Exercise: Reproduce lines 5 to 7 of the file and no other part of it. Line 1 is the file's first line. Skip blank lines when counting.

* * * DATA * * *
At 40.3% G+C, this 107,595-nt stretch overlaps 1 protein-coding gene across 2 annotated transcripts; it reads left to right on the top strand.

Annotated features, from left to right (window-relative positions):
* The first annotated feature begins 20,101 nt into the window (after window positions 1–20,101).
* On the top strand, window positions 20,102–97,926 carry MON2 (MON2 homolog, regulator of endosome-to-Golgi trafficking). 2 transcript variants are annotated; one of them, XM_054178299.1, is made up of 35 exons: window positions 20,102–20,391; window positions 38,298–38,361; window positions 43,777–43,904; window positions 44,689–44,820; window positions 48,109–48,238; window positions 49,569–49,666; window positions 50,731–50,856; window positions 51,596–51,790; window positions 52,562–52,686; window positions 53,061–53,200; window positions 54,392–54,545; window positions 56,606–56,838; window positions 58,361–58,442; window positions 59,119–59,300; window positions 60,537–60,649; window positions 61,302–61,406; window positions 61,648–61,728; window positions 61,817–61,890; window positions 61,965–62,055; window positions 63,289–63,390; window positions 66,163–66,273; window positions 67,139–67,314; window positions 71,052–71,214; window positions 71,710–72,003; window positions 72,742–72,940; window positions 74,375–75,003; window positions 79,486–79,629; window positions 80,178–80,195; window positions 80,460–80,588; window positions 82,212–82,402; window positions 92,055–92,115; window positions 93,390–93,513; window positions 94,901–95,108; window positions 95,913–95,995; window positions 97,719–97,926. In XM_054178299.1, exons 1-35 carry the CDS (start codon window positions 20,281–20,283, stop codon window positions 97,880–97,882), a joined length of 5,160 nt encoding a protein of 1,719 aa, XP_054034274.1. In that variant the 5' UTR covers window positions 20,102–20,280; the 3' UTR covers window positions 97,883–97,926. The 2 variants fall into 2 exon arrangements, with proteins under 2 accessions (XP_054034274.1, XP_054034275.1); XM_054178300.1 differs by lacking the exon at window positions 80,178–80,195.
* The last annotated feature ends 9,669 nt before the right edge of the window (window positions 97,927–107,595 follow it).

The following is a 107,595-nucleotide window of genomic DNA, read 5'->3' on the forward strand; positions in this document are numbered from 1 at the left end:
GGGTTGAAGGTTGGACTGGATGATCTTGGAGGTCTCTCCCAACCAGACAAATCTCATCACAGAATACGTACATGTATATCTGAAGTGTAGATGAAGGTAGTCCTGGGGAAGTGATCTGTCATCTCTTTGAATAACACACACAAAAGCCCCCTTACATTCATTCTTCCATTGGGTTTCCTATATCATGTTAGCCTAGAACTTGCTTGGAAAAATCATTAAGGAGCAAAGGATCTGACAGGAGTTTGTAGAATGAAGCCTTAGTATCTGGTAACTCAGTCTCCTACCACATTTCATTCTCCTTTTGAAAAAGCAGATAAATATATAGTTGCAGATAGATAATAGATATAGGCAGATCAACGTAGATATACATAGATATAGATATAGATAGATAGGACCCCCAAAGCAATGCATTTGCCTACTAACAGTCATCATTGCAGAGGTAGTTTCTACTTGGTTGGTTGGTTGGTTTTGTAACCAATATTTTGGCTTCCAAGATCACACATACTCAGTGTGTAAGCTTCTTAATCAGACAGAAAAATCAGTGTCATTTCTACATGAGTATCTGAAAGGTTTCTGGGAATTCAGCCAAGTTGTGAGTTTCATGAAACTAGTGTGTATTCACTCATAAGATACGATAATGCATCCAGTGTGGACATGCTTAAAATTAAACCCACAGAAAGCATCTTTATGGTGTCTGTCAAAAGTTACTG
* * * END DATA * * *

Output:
* The last annotated feature ends 9,669 nt before the right edge of the window (window positions 97,927–107,595 follow it).

The following is a 107,595-nucleotide window of genomic DNA, read 5'->3' on the forward strand; positions in this document are numbered from 1 at the left end:
GGGTTGAAGGTTGGACTGGATGATCTTGGAGGTCTCTCCCAACCAGACAAATCTCATCACAGAATACGTACATGTATATCTGAAGTGTAGATGAAGGTAGTCCTGGGGAAGTGATCTGTCATCTCTTTGAATAACACACACAAAAGCCCCCTTACATTCATTCTTCCATTGGGTTTCCTATATCATGTTAGCCTAGAACTTGCTTGGAAAAATCATTAAGGAGCAAAGGATCTGACAGGAGTTTGTAGAATGAAGCCTTAGTATCTGGTAACTCAGTCTCCTACCACATTTCATTCTCCTTTTGAAAAAGCAGATAAATATATAGTTGCAGATAGATAATAGATATAGGCAGATCAACGTAGATATACATAGATATAGATATAGATAGATAGGACCCCCAAAGCAATGCATTTGCCTACTAACAGTCATCATTGCAGAGGTAGTTTCTACTTGGTTGGTTGGTTGGTTTTGTAACCAATATTTTGGCTTCCAAGATCACACATACTCAGTGTGTAAGCTTCTTAATCAGACAGAAAAATCAGTGTCATTTCTACATGAGTATCTGAAAGGTTTCTGGGAATTCAGCCAAGTTGTGAGTTTCATGAAACTAGTGTGTATTCACTCATAAGATACGATAATGCATCCAGTGTGGACATGCTTAAAATTAAACCCACAGAAAGCATCTTTATGGTGTCTGTCAAAAGTTACTG